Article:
If once Cuba had figured as a virtuous lady in need of saving by an imperial enterprise cloaked in a mission civilitrice, it soon came to be seen as a different sort of woman, one whose mission was servicing others. "We gave Cuba her liberty," declared a US Army veteran on holiday in Havana in 1925, "and now we are going to enjoy it." The island's bustling main seaport had never been a stranger to prostitution. But as the tourist trade grew, so did Havana's reputation as "the brothel of the New World." The island "was like a woman in love," touted a typical travel writer's account, and "eager to give pleasure, she will be anything you want her to be." Simultaneously overseas and right next door, Cuba became the place where Americans--especially American men--went to escape the stolid mores of wife and home. With the passage of Prohibition in 1919, legal booze fortified Cuba's libertine lure. When It's Cocktail Time in Cuba was the title of a popular US tourist guide, and Havana bartenders concocted new rum-based elixirs like the Cuba Libre and mojito to coax more cash from Northern visitors. A short cruise from Florida--or, after Pan-American Airways launched its first international passenger route with Miami-Havana flights in 1928, an even shorter plane ride--Cuba was, by the 1930s, receiving more US visitors than even Canada.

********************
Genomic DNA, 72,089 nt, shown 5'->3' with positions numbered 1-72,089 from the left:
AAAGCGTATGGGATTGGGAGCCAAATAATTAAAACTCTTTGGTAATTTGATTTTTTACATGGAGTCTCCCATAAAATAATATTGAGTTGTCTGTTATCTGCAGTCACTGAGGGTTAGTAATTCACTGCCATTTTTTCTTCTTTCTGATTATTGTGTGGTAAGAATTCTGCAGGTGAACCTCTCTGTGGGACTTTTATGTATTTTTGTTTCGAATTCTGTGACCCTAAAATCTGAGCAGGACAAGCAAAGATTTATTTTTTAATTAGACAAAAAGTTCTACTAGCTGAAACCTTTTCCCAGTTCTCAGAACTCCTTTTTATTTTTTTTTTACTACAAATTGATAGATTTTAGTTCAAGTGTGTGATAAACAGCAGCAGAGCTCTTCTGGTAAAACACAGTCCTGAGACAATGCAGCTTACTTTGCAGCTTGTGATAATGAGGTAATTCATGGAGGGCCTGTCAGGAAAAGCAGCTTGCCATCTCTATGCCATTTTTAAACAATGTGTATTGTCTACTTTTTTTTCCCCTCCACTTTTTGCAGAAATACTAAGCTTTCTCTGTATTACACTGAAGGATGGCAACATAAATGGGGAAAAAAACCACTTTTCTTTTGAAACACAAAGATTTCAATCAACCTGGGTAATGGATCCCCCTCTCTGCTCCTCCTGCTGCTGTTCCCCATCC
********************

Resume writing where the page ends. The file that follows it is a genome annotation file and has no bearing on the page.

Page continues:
By the time the US mob launched their Havana plot in earnest in 1946, tourism was already well established as a key portion of Cuba's economy. Mob designs for "the Monte Carlo of the Caribbean" evoked European playgrounds, with hotels named the Riviera, Deauville and Capri. But by the 1950s, "Havana" had acquired its own cachet for American consumers as both brand and idea. On television Desi Arnaz was the all-purpose Latin Lover, and advertisements hawked Havana perfume, Havana soft drinks, Havana lingerie. "Waving palms, a cool island breeze," went the slogan for El Paso brand Cuban Black Bean Dip. "Visit a forbidden paradise of silky black beans, sweet red pepper and an undercurrent of rich gold rum, resulting in a Cuban sensation that may taste mild, but is definitely hot, hot, hot!"

The cold war ended Havana's viability as marketing hook for consumers to the north. That it also made Cuba legally forbidden to American travelers, though, doubtless contributes to a still-thriving trade in Cuba-related books in the United States--volumes that (no matter their particular topic or politics) often find it impossible not to trade in shopworn clichés about pulsing rhythms and caramel skin and crashing waves on the Malecón. Even in a book like T.J. English's authoritative and otherwise sharply written Havana Nocturne, everything from Batista's facial features to the city's jazz scene is described as "exotic." Never mind that the cultures of Cuba and the United States have always been more deeply intertwined than partisans of either nation have sometimes cared to admit. The jazz bands that thrilled American tourists in 1950s Havana borrowed from the inventions of musicians in New York and Chicago; and no less a touchstone of Americana than rock 'n' roll, as the music historian Ned Sublette has convincingly shown, owed as much in its genesis to Cuban rhythms ringing out of Havana as it did to blues riffs busting out of Memphis or New Orleans. Indeed, for two centuries up until 1960, the cultures of New Orleans and Havana were joined and nurtured by the streams of migrants and goods flowing between them.